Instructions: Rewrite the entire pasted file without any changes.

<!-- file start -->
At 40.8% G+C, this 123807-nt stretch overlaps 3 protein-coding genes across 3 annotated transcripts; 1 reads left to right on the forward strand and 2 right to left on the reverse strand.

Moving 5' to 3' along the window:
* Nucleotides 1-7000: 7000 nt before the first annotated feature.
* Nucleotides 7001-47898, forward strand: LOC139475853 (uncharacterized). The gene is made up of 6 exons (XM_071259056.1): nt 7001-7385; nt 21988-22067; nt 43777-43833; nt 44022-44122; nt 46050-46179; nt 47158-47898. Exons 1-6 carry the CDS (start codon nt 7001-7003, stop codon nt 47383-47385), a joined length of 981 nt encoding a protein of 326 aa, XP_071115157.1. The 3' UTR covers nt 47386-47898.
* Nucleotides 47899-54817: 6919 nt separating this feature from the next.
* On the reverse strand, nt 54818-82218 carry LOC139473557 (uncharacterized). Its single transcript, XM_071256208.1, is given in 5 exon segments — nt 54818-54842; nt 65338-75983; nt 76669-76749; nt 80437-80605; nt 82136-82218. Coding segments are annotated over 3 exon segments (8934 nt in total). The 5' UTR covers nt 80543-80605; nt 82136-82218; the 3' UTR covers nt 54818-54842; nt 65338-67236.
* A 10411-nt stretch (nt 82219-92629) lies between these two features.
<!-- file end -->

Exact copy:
At 40.8% G+C, this 123807-nt stretch overlaps 3 protein-coding genes across 3 annotated transcripts; 1 reads left to right on the forward strand and 2 right to left on the reverse strand.

Moving 5' to 3' along the window:
* Nucleotides 1-7000: 7000 nt before the first annotated feature.
* Nucleotides 7001-47898, forward strand: LOC139475853 (uncharacterized). The gene is made up of 6 exons (XM_071259056.1): nt 7001-7385; nt 21988-22067; nt 43777-43833; nt 44022-44122; nt 46050-46179; nt 47158-47898. Exons 1-6 carry the CDS (start codon nt 7001-7003, stop codon nt 47383-47385), a joined length of 981 nt encoding a protein of 326 aa, XP_071115157.1. The 3' UTR covers nt 47386-47898.
* Nucleotides 47899-54817: 6919 nt separating this feature from the next.
* On the reverse strand, nt 54818-82218 carry LOC139473557 (uncharacterized). Its single transcript, XM_071256208.1, is given in 5 exon segments — nt 54818-54842; nt 65338-75983; nt 76669-76749; nt 80437-80605; nt 82136-82218. Coding segments are annotated over 3 exon segments (8934 nt in total). The 5' UTR covers nt 80543-80605; nt 82136-82218; the 3' UTR covers nt 54818-54842; nt 65338-67236.
* A 10411-nt stretch (nt 82219-92629) lies between these two features.